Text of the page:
Which is a less “legitimate,” more dangerous voter: a convicted felon who has already completed their sentence, or a local barfly who believes the moon is a hoax foisted upon us by generations of wealthy astronomers and the opposing political party? The “intelligent default position” is self-evident.

Any test intended to weed out the politically illiterate—even if painted in utopian fantasies about meritocracy, technocracy, or simply ridding the public discourse of the incorrigibly gullible—needs to be designed by somebody, and the somebody designing the test will both naturally and of necessity design the test to weed out those the designer thinks need the most weeding out. It’s perfectly rational to expect voters to know a minimum about government before casting votes—but what minimum might that be? It would do us all a great deal of good if every would-be voter was able to explain compound interest, or could identify why drinking salt water would be a bad idea, but what knowledge explicitly is the minimum required to have an informed policy opinion?

In practice, the tests are partisan. In practice, those in power set the tests so that their allies are unencumbered by them and their opponents are stymied by them. There will never be any possible test of merit that both major parties can agree on, and if they did agree on one it should be presumed to be a corrupt attempt to disenfranchise nonbenefactors and cement the policies of the uppermost donating class.

So we can’t impose any sort of intellectual or behavioral test, because there is no such thing as a nonideological test of civic merits. The only means left of disenfranchising large groups of Americans is therefore “unintentionally” or “coincidentally” disenfranchising unfavored groups through other, more circuitous means. That brings us to the next point, which is that:

Disenfranchisement is inherently oppressive, and has always been intended to oppress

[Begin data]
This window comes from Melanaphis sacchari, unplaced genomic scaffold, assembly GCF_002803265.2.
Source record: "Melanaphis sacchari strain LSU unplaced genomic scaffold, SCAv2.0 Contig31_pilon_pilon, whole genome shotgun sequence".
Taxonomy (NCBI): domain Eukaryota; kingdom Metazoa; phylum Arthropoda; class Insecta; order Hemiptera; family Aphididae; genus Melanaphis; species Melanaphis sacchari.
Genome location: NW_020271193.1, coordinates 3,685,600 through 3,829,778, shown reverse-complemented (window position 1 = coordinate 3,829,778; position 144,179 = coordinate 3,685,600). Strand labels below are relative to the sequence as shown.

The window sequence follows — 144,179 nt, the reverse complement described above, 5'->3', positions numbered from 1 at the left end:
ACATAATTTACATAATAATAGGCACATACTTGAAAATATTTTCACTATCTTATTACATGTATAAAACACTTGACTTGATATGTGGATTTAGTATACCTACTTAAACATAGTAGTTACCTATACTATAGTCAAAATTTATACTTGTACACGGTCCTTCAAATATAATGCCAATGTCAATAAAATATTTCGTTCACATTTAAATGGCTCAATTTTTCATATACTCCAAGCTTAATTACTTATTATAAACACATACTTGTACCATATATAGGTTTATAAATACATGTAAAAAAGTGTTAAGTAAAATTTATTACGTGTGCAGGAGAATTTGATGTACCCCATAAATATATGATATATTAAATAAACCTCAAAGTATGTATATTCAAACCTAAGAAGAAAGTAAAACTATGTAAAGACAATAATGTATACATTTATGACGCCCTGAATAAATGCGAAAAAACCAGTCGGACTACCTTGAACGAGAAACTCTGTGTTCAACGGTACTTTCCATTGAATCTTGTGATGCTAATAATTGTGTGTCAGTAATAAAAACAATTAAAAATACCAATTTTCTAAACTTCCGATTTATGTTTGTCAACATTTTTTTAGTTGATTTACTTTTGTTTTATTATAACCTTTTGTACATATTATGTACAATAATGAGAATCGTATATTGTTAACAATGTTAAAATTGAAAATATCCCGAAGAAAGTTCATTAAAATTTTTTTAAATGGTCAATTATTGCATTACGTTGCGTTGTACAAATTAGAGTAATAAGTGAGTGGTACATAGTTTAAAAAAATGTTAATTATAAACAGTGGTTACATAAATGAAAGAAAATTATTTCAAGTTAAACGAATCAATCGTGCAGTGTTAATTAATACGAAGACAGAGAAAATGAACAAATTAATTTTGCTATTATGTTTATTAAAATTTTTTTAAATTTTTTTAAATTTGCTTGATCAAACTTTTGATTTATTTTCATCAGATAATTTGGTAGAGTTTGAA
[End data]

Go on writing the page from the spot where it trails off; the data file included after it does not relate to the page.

I mean, please.

If there is one through line that connects every American attempt to define “legitimate” voters from colonization to present day, it’s the declaration that a defined demographic group is inherently less capable of competently engaging in governmental affairs. First notions were that only landowners ought to vote because only landowners had concrete stakes in the decisions to be made by government and the proven (by wealth) intelligence to ponder them out—everyone else was just along for the ride. It was “the intelligent default position” that Black Americans were incapable of governing themselves, much less anyone else, and while it was accepted that women could rule entire kingdoms if they inherited that birthright, it was simultaneously accepted that of course the gender was otherwise too moody and irrational to be trusted with even a ballot box. This was all the common wisdom of the day as asserted by whoever had the most guns during any given period of time.

It was hardly coincidental, then, that governmental decisions in each iteration tended to be oppressive of those without voting rights, and by “oppressive” we mean tyrannical. Those without a vote were barraged by an unending list of laws targeting them and abusing them, all of them justified by the prevalent conceit that those classes were only fractionally human, intellectually inferior, and generally dodgy because the white well-off men deciding such things said so. Women could not have their own bank accounts in recent enough times to be remembered. This oppressive act was allowed to exist solely because past oppressions had rendered it the “default position.”